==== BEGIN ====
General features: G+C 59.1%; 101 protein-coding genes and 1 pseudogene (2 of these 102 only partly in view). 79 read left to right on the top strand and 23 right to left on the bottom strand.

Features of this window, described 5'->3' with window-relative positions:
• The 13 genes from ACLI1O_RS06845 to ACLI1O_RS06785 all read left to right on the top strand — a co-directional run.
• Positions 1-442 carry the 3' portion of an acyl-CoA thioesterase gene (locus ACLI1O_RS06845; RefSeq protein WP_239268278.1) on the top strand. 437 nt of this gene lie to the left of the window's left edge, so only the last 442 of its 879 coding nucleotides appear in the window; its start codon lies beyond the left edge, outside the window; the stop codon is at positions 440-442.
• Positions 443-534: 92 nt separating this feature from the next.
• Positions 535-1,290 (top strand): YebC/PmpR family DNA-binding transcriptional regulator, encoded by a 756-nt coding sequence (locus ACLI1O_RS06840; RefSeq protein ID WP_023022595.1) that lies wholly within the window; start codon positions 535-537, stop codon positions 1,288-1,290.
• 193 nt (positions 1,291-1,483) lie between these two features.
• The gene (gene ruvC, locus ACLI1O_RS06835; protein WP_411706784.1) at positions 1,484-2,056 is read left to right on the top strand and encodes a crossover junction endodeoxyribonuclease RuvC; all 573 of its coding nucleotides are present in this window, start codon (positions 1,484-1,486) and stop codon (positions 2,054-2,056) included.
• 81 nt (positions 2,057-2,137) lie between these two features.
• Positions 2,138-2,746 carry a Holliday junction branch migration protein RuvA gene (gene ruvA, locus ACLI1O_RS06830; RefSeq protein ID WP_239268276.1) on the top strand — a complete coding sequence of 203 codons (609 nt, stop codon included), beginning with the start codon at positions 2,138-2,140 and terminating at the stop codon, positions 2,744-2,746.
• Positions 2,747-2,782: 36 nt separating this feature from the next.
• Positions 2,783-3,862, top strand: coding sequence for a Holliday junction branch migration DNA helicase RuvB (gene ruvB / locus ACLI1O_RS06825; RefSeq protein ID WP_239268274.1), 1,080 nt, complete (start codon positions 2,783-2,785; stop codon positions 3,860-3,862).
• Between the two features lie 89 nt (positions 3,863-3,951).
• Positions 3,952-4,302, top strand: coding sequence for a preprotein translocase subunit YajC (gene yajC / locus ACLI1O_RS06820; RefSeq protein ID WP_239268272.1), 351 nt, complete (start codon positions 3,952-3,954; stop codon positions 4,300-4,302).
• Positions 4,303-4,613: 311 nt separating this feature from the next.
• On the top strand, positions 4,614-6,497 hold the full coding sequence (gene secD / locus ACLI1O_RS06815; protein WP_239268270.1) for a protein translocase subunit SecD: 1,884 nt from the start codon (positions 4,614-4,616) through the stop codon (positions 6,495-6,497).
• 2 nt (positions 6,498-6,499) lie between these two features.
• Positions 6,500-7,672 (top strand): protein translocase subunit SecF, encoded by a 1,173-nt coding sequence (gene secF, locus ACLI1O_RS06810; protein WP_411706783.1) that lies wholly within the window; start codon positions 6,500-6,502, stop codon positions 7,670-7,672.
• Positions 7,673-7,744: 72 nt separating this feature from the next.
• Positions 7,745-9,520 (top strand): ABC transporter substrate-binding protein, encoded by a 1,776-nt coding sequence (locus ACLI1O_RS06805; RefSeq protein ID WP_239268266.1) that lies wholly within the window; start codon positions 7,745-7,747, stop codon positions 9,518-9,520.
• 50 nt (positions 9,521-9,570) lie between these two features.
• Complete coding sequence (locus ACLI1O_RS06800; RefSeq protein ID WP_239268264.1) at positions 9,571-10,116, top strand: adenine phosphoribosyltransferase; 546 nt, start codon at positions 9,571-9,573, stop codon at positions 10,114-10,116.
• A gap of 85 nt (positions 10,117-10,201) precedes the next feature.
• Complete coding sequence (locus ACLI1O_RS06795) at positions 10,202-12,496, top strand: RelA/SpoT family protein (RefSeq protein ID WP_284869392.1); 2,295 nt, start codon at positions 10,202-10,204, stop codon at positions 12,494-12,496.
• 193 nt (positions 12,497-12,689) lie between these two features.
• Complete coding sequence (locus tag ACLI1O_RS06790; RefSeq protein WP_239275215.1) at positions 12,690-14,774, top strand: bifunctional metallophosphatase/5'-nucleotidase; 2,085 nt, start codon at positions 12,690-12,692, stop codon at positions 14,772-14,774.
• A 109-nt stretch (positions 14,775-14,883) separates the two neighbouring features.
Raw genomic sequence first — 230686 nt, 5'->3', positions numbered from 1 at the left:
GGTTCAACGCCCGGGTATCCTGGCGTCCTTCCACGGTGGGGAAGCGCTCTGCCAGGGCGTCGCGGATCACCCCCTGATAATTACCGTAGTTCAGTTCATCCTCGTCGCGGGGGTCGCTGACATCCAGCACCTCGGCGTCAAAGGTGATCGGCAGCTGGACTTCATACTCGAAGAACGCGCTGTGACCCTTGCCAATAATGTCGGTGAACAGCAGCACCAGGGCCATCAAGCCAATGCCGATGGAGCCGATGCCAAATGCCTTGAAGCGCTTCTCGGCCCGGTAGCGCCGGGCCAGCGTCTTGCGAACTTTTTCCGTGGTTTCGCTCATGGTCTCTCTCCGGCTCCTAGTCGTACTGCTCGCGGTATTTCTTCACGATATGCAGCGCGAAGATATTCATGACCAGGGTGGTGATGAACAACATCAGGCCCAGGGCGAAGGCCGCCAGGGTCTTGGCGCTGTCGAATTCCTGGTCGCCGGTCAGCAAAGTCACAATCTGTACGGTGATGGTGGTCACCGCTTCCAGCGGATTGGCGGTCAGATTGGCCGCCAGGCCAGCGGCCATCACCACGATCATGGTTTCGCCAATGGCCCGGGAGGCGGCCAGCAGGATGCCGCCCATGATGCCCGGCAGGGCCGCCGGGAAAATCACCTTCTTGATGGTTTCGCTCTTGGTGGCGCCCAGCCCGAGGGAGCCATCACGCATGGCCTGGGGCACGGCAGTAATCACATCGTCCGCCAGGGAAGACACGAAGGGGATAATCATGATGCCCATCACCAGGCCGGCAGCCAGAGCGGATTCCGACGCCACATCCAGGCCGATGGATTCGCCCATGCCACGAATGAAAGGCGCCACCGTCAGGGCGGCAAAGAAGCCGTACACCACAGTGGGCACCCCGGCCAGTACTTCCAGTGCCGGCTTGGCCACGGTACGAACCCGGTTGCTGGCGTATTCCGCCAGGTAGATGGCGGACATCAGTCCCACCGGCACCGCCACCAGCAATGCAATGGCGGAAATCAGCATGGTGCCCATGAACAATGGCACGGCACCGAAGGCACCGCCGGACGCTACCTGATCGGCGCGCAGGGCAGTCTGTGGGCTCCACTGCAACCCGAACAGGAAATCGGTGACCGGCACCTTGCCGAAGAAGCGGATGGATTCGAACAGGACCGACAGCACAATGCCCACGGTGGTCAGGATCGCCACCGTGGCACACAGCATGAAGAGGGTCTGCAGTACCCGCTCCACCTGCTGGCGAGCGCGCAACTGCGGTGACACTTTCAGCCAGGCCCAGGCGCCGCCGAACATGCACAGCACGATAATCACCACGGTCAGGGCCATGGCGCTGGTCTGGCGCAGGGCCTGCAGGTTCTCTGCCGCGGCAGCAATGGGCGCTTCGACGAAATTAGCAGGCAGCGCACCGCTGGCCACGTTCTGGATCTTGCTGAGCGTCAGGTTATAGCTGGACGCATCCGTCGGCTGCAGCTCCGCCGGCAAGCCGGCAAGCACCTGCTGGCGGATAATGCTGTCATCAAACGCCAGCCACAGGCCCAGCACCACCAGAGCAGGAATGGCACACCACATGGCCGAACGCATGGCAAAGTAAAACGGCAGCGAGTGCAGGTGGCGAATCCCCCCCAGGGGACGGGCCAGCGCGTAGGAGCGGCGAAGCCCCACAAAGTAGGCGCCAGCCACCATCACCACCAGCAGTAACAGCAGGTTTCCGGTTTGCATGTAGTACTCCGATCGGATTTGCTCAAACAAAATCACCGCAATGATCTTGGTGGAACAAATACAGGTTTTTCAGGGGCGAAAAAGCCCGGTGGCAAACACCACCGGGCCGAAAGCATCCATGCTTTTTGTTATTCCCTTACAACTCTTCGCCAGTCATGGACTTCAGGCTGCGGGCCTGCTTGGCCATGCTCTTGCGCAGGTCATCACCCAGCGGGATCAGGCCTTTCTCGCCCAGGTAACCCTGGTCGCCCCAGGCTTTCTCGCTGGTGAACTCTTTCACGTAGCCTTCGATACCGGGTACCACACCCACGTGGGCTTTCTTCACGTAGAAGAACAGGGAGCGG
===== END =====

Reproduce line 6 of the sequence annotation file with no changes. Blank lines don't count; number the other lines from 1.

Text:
• Positions 535-1,290 (top strand): YebC/PmpR family DNA-binding transcriptional regulator, encoded by a 756-nt coding sequence (locus ACLI1O_RS06840; RefSeq protein ID WP_023022595.1) that lies wholly within the window; start codon positions 535-537, stop codon positions 1,288-1,290.